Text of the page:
The status of the independent dispute resolution (IDR) process under the No Surprises Act (NSA) is ever-evolving. Providers are waiting on the sidelines as cases weave their way through the court system. While the IDR process is currently on hold, it is incumbent on providers, payors, and individuals to remain vigilant and stay abreast of the forthcoming changes.Continue Reading Sheppard Mullin Webinar – No Surprises Act: Litigation Update and Recent Guidance

On September 1, 2023, the Centers for Medicare and Medicaid Services (CMS) issued a long-awaited proposal to establish new federal minimum staffing standards for long-term care facilities.[1] If the proposed rule is finalized, CMS estimates that approximately 75% of all nursing homes would have to “strengthen staffing in their facilities” in order to meet the new requirements.[2]Continue Reading Long Term Care Facilities Face Mandatory Minimum Staffing Requirements

On August 24, 2023, the United States District Court for the Eastern District of Texas again largely ruled in favor of the Texas Medical Association and other plaintiffs (including air ambulance providers) and vacated certain regulations[1] and related guidance concerning how the “Qualified Payment Amount” (“QPA”) – one of the factors in the arbitration of out-of-network disputes – is calculated under the No Surprises Act (the “Act”).[2] The Court also vacated certain rules specific to the QPA and Federal Independent Dispute Resolution (“IDR”) process for out-of-network air ambulance services.Continue Reading Another No Surprises Act Update: Texas Court Vacates Rules and Guidance Related to the “Qualified Payment Amount”

On August 21, 2023, the New York State Office of the Medicaid Inspector General (OMIG) announced updates to the Medicaid overpayment self-disclosure program, which now includes an abbreviated process for reporting and explaining overpayments that are considered routine or transactional in nature and have been already voided and adjusted.Continue Reading New York Medicaid Providers Now Have Two Pathways to Self-Disclose Overpayments to the Office of the Medicaid Inspector General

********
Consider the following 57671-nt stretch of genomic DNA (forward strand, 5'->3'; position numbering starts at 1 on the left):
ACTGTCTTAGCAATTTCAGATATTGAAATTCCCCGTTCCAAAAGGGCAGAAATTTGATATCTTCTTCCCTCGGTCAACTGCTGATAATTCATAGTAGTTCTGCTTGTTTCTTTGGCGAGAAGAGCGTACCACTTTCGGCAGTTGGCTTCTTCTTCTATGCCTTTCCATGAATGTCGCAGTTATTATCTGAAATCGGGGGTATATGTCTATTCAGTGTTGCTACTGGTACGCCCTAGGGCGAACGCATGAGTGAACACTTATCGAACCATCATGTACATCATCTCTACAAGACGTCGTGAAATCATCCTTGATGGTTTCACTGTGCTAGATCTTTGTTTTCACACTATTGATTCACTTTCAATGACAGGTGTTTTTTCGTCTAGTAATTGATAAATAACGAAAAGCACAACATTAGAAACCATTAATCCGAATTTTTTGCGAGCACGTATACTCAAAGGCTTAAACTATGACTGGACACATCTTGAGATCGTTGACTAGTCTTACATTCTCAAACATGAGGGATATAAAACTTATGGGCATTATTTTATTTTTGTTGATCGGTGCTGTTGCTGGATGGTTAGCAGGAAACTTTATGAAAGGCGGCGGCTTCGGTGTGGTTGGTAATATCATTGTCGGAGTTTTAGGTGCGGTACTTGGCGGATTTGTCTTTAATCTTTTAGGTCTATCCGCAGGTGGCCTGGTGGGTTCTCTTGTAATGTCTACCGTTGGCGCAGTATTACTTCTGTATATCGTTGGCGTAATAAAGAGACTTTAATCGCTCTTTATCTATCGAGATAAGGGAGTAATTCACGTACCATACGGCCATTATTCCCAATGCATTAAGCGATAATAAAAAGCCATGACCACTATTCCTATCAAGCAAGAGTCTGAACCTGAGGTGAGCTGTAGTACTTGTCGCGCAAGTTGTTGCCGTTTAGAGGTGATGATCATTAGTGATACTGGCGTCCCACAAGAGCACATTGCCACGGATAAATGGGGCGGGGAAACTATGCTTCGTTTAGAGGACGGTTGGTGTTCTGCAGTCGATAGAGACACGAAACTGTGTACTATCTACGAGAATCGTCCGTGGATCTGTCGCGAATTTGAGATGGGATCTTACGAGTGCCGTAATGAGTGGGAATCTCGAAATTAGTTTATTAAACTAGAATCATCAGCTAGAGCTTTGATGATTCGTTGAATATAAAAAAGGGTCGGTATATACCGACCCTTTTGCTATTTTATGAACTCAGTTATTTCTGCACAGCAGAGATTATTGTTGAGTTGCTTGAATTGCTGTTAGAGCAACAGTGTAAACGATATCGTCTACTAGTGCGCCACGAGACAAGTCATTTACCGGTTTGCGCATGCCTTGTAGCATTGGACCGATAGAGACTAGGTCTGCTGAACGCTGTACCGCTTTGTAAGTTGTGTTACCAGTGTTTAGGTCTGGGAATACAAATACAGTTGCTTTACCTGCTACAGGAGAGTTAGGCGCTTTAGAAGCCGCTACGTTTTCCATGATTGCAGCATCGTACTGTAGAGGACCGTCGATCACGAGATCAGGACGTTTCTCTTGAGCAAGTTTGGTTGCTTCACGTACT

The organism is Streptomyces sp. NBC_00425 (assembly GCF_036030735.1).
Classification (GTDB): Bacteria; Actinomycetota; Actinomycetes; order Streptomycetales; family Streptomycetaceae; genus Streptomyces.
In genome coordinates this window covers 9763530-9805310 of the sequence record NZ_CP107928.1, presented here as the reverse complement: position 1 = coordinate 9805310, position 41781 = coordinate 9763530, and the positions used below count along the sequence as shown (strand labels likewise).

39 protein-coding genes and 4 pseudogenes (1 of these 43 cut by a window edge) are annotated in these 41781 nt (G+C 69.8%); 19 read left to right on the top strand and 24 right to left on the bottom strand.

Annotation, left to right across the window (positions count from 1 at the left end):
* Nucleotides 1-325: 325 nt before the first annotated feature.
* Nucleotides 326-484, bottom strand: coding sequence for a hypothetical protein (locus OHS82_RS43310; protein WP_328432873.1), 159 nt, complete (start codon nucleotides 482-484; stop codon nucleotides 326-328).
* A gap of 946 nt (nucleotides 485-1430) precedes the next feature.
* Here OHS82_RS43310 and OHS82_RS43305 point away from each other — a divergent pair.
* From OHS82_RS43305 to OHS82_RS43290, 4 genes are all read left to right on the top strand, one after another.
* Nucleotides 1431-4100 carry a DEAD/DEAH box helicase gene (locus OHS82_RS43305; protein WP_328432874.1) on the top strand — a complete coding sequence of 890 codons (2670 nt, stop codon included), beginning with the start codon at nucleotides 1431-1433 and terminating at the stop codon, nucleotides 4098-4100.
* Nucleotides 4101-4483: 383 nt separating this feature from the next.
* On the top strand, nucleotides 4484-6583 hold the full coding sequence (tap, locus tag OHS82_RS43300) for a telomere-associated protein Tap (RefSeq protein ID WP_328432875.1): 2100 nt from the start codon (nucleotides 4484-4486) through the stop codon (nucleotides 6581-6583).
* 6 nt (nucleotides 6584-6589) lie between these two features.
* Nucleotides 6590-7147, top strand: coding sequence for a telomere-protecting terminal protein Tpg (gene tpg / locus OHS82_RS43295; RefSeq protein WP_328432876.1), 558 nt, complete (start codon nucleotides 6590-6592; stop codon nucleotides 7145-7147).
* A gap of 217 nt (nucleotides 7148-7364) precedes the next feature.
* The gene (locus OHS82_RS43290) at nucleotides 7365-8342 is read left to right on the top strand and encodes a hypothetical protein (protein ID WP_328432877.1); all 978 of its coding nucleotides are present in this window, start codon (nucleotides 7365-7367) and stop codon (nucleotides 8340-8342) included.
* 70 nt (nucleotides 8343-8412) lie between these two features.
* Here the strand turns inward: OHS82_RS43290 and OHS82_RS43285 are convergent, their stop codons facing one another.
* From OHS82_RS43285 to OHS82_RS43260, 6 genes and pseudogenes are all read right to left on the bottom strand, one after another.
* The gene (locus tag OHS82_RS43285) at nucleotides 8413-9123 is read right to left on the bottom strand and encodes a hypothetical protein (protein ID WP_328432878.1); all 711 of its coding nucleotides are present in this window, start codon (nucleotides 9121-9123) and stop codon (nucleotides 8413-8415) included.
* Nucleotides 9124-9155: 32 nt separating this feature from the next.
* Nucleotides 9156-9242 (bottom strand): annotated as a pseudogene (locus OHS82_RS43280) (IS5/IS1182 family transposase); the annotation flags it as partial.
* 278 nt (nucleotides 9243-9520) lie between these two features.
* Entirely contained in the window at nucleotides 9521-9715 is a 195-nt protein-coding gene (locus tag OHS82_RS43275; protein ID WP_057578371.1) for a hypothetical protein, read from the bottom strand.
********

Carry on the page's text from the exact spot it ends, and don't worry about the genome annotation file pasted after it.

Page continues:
On August 3, 2023, the United States District Court for the Eastern District of Texas once again ruled in favor of the Texas Medical Association[1] and vacated portions of the guidance related to (i) the administrative fee for the Independent Dispute Resolution (“IDR”) process created by the No Surprises Act (the “Act”) and (ii) the “batching” of claims for the IDR.[2] The Department of Health and Human Services promptly announced that the IDR process is temporarily suspended and will not be available for out-of-network disputes until further notice.Continue Reading No Surprises Act Update: Federal IDR Temporarily Suspended After Court Vacates Increased Administrative Fees and Rule for Batching Claims

On June, 23, 2023, New York City Mayor Eric Adams signed the Healthcare Accountability and Consumer Protection Act (Intro. 844-A). This local law amends the New York City Charter and directs the Mayor to establish an Office of Healthcare Accountability – the first of its kind in the country. Among other things, the NYC Office of Healthcare Accountability will allow New Yorkers to compare costs charged by NYC hospitals for the same services.Continue Reading New NYC Local Law Promotes Health Care Price Transparency